Let and be general frames. Recall from [3, §9.1] that a subreduction of to  is a partial map such that

  1. ,

  2. , and

for all , , and . If is a (Kripke) finite frame, condition (i) simplifies to

  1. for all .

A subreduction is cofinal if . A subreduction of onto  is is a subreduction whose image is all of . A frame (cofinally) subreduces onto  if there exists a (cofinal, resp.) subreduction of onto .

We will often encounter conditions concerning the occurrence of certain patterns as subframes that are oblivious to the reflexivity of individual points. In order to facilitate their formulation, we define a weak subreduction of to  to be a partial map that satisfies (i), (ii), and the modified condition

for all and . We define other derived notions such as weak subreductions onto  and cofinal weak subreductions similarly as above.

The reflexivization of a frame , denoted , is the frame . The following is an immediate consequence of the definitions:

Observation 2.1

þ Let and be frames, and a partial map from to .

  • If is a weak subreduction of to , it is a subreduction of to .

  • If is a subreduction of to , it is a weak subreduction of to .   

If is a logic with the finite model property, and a finite set of parameters, let denote the universal -frame for parameters : it is defined as the upper part of the universal -frame of rank  (denoted in [3, §8.7]), endowed with the canonical valuation of parameters from  to make it a parametric frame. The double dual of is the canonical frame ([3, Cor. 8.89]); in particular, if is unprovable in , then for some .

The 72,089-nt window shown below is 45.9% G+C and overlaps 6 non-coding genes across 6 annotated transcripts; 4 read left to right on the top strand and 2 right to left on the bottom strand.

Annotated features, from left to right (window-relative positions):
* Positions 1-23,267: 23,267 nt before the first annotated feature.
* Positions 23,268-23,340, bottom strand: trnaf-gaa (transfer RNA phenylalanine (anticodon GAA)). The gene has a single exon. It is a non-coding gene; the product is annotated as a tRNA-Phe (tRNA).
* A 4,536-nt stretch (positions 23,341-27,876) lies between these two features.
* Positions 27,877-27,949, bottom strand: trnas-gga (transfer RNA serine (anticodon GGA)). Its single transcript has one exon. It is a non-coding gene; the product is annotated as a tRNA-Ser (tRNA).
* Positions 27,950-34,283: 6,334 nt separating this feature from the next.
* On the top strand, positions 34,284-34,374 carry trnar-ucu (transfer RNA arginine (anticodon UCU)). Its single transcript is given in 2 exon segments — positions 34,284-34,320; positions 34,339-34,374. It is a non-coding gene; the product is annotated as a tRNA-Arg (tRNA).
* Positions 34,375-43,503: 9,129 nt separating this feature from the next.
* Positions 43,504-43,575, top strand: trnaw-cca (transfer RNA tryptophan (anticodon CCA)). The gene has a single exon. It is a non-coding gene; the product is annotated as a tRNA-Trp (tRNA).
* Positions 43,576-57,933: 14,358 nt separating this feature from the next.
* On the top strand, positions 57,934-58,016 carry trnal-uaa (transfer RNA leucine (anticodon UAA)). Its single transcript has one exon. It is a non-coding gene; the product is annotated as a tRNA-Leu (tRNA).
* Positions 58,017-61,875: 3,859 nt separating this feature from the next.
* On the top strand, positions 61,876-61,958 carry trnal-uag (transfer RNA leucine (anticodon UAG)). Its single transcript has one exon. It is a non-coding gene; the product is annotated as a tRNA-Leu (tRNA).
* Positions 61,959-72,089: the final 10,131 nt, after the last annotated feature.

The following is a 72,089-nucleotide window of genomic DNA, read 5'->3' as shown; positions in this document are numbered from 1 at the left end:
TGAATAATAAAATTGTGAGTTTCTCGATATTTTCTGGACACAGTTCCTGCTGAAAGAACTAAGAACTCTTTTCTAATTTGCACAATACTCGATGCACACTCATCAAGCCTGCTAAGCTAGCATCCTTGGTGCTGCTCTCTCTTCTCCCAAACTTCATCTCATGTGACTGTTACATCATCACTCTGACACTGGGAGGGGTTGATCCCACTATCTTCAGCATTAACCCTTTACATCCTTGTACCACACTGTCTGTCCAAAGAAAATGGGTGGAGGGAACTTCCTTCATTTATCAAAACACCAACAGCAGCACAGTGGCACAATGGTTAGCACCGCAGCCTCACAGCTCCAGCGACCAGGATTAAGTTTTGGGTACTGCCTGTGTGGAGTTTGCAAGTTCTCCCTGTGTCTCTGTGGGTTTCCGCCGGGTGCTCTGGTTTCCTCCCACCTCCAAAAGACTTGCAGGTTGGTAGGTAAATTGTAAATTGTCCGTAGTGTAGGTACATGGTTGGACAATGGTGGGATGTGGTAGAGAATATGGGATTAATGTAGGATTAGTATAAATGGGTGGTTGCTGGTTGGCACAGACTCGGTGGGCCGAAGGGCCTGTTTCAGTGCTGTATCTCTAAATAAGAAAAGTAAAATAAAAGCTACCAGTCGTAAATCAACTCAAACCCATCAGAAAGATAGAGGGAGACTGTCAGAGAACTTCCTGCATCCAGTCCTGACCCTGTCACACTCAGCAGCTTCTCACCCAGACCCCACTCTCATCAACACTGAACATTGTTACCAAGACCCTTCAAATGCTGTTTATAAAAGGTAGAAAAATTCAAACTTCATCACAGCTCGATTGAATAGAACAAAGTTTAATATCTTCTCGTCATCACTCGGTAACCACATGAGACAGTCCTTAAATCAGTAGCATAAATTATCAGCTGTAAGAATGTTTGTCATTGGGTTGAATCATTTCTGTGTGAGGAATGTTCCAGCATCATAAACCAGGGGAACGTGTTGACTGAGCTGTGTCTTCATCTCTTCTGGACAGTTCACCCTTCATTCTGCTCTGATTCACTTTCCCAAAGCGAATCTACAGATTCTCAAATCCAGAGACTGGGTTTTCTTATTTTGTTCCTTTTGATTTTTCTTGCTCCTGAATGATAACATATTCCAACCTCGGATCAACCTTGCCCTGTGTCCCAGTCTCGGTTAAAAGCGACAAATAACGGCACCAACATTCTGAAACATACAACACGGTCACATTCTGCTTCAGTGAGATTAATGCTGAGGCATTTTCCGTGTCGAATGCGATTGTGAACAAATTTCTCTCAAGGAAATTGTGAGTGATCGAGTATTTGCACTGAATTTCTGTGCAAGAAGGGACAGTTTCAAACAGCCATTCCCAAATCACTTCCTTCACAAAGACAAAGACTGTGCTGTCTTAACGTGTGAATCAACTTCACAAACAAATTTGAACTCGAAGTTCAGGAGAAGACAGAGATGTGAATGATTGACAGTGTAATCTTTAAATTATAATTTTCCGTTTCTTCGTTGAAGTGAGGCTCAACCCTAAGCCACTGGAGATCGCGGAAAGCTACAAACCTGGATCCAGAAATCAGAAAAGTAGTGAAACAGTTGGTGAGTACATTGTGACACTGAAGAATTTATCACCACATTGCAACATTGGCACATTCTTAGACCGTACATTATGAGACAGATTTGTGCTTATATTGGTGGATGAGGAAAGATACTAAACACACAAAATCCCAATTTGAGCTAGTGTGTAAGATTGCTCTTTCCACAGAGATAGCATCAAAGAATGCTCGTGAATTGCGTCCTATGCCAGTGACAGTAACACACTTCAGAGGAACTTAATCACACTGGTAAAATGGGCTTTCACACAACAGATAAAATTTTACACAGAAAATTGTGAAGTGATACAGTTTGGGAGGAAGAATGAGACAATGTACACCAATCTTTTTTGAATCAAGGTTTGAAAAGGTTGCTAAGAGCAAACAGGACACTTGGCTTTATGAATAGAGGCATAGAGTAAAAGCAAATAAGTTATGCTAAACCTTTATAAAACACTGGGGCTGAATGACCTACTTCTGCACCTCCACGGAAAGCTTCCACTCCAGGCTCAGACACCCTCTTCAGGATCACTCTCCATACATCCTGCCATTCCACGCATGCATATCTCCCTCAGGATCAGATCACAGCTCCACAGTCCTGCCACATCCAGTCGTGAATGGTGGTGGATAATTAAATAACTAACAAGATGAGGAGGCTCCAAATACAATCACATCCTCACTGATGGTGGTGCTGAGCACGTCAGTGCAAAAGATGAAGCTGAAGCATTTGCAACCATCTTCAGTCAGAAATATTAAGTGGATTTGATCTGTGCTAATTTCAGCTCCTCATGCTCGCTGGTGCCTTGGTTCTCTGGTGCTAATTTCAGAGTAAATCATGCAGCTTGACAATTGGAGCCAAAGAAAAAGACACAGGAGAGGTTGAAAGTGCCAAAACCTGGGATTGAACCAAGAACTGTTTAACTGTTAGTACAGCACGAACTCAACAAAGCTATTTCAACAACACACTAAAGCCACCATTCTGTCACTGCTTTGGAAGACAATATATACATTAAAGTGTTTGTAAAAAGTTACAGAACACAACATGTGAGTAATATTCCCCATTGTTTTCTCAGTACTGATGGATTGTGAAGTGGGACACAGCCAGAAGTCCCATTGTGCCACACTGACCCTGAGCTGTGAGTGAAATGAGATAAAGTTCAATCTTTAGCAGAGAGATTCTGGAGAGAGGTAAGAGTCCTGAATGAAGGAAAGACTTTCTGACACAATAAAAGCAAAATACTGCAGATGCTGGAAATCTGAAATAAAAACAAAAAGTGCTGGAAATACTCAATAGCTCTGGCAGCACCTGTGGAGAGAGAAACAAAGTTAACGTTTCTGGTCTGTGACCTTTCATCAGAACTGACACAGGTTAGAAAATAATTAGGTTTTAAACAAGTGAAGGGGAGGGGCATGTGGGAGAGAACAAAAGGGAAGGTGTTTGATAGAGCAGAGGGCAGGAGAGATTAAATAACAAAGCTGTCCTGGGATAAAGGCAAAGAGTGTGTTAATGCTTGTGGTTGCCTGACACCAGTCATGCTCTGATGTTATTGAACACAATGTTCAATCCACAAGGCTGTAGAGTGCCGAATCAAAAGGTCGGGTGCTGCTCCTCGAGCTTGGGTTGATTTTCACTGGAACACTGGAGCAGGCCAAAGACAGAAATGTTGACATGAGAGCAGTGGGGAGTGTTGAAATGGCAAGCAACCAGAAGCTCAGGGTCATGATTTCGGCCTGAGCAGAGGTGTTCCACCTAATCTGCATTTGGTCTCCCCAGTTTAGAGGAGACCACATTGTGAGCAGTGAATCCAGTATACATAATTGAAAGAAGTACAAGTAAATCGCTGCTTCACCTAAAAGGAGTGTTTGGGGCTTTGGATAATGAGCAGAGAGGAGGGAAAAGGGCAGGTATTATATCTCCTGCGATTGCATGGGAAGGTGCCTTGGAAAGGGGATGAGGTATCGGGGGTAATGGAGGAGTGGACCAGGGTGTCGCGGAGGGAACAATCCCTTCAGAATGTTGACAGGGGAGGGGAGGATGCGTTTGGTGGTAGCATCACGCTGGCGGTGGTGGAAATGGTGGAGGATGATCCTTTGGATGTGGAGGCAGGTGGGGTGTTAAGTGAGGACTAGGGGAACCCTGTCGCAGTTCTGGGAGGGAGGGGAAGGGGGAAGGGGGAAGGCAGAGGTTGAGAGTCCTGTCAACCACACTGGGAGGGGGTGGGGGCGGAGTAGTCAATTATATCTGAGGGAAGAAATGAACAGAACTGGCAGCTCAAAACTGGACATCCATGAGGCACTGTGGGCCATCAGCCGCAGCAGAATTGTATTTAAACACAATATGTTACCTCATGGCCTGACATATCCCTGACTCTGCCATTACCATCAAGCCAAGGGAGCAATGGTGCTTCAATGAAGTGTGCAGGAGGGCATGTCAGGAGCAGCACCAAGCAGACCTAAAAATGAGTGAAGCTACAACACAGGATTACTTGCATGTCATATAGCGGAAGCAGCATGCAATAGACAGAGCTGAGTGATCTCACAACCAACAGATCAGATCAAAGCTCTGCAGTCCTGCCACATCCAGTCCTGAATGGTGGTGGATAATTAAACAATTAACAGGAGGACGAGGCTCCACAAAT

Explicitly, we may construct as the union of the following inductively defined chain of finite parametric frames:

  • We start with .

  • The frame includes  as a generated subframe. Moreover, for every , , and , where if : if has no tight -predecessor in , we include one in .

Then consists of all points such that is an -frame. We stress that if is a rooted subframe with a reflexive root cluster  such that all assignments from  are realized in , then no tight -predecessor of  is added to , as it already has one (viz., a subset of ).

If is a clx logic, we may also describe in our terminology as the minimal locally finite -extensible parametric Kripke frame for the parameters .

It is well known that every point of  is definable by a formula (see e.g. [3, Thm. 8.83]). We will need an explicit description of such formulas in the simplest case . Notice that in this case, the universal frame has no proper clusters.

For each , we define a formula by induction on the depth of  as

(1)
Lemma 2.2

þ Let have fmp, , and .

(2)
(3)

Proof:   We prove (2) by induction on the depth of . The right-to-left implication amounts to , which is straightforward to check.

Assume that . If is irreflexive, the definition of  and the induction hypothesis imply . Notice that there is no such that : this would make rooted with a reflexive root , hence no additional tight predecessor  would be added to . Thus, , hence is irreflexive, i.e., it is the unique irreflexive tight predecessor of : .

If is reflexive, we have , which implies as above. Assuming for contradiction, let be maximal such that . By maximality, . Since , we have , i.e., there is such that . This again implies , hence or by maximality, i.e., or is reflexive. If , then , i.e., is a tight predecessor of  other than  itself, but no such tight predecessor was added into . Otherwise and is reflexive, i.e., is a reflexive tight predecessor of other than , which is again impossible.